Flash Fiction: NYC Midnight Round 1a (2017)
NYC Midnight is an arts and humanities web site that produces storytelling competitions for writers and film makers. One of the contests is a flash fiction challenge. Participants are placed in groups of approximately 30–35 people. At 11:59pm EST on a Friday, each group is assigned a genre, a location and an object.
Writers have 48 hours to craft a short story — with a 1,000 word limit. The top 15 stories in the round receive points: 1st place=15 points, 2nd place=14 points, etc. 15th place=1 point. The scores from round 1a are added to the scores from round 1b. Only the top five highest total scores advance to round two.
Genre: Romantic Comedy
Location: The scene of a car accident
Object: A bag of money
Score: The story scored 9 points, placing 7th out of 31 entries.
In last year’s competition, I scored 7 points in round 1a. Unfortunately, I followed it up with only 1 point in round 1b. The 8 point total was not enough to advance. Only the top five scores moved on. I finished 17th out of 35 writers.
The 9 points in round 1a ranks me in 7th place at the moment. I will definitely need to step it up when round 1b kicks off Friday night. There are writers from England, Ireland, Australia and the United States in my group! May the best pens advance!
A newly-divorced father in search of a fresh start drives cross country with his young daughter.
Holly stares at me with indifference, not that I should have expected more. For Holly was but a neon barrette, clipped atop my daughter’s head. It was the only thing visible in the rearview mirror, my daughter’s face obscured by an iPad.
“Holly, did you know Nebraska’s state insect is the Honeybee?” I ask my imaginary companion. My daughter looks up, rolling her eyes before returning her attention to a viral video. “Did you know 9–1–1 originated in Nebraska? Fascinating, right Holly?”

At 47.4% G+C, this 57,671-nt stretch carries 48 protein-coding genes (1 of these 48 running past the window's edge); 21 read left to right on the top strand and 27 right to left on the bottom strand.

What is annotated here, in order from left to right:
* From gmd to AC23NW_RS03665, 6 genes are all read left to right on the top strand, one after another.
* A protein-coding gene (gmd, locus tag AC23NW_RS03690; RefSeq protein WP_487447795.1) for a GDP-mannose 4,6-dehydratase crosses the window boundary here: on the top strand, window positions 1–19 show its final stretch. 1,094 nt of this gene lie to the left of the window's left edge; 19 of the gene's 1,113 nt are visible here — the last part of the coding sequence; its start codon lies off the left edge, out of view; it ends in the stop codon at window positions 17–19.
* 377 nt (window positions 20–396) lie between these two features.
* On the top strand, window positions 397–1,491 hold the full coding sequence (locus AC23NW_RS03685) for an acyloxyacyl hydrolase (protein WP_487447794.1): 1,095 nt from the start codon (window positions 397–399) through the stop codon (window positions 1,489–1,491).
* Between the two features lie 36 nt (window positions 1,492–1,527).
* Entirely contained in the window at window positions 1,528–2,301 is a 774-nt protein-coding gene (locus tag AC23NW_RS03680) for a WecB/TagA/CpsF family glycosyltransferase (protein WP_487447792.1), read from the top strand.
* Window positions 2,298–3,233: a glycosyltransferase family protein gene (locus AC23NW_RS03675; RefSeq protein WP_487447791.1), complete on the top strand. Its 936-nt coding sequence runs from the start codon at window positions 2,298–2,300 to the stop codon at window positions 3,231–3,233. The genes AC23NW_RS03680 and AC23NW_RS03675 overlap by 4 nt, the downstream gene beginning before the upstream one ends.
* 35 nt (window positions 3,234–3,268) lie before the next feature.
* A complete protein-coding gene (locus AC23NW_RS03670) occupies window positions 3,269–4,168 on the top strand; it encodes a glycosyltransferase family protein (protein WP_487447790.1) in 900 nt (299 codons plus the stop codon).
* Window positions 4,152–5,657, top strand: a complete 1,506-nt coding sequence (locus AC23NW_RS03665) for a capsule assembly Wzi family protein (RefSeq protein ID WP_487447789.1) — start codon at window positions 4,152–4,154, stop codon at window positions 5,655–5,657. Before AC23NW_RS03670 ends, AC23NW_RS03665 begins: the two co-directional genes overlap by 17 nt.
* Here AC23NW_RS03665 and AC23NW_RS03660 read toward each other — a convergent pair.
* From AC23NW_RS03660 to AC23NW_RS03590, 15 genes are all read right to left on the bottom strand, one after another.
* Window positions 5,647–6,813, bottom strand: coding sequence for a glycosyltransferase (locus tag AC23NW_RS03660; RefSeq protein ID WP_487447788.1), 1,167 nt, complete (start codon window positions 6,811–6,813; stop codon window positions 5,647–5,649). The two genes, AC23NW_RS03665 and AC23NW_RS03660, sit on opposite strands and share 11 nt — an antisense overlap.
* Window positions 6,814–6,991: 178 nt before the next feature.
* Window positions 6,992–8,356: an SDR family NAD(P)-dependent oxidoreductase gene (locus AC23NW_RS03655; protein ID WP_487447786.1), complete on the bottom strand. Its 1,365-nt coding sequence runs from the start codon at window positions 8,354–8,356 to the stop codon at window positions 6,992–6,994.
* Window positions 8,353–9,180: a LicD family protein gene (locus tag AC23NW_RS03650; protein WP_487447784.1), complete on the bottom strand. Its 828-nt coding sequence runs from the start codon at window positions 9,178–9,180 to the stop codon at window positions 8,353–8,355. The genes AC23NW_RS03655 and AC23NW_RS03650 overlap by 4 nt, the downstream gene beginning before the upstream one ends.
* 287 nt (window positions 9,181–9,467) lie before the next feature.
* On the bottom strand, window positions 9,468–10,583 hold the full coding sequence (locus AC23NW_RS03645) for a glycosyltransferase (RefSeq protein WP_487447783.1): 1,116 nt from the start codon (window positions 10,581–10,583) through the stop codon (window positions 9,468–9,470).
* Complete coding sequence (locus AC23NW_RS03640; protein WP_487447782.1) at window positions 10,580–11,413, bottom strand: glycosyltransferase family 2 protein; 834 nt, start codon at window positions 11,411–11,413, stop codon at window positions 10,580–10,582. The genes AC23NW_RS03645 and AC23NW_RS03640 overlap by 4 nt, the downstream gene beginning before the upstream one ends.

“My goodness, give it a rest.” My daughter shuts the iPad cover and shoves the tablet into my elbow. “This needs charging. It’s at five percent.”
“Oh, Holly,” I say, surprised. “Who is your new friend?”
“Jesus, Dad. Stop it. You’re being so lame.”
“Come on, pumpkin. It’ll make the hours to Denver pass faster if we talk.”
“We wouldn’t be moving to Denver if mom and you weren’t getting divorced. And if you had sold my cookies at work like you’d promised, we could’ve replaced my ninety-year-old iPad with the prize money.” She pulls the headphones up over her ears. The conversation is over.
“You still love me, don’t you, Holly?”
I set the cruise control, coasting along I-76 amidst an endless sea of farms. I think about my new life, one I had not asked for.
“I want a divorce,” my wife casually dropped during dinner. “Can you please pass the salt and grab paper towels?”
“What?” I slid the sodium across the table. I take the roll of paper towels from the counter, tossing it like a football. My wife reaches out with both hands, but ends up swatting the wipes to the floor.
“I’m bored. You never want to do anything interesting, ever. I’m so tired of it.” She rubs a buttered ear of corn into a mixture of salt, lime, pepper flakes and cotija cheese. I glance down at my plate, my corn dry as the Mojave, corn silk hanging all over it like a spider’s web in a dusty attic. “I’m joining the cast of a reality dating show. It’s an opportunity of a lifetime.”
Later that evening, I explain the situation to our daughter. “Mommy’s going to be famous? That’s so cool.” Not quite the reaction I had hoped for.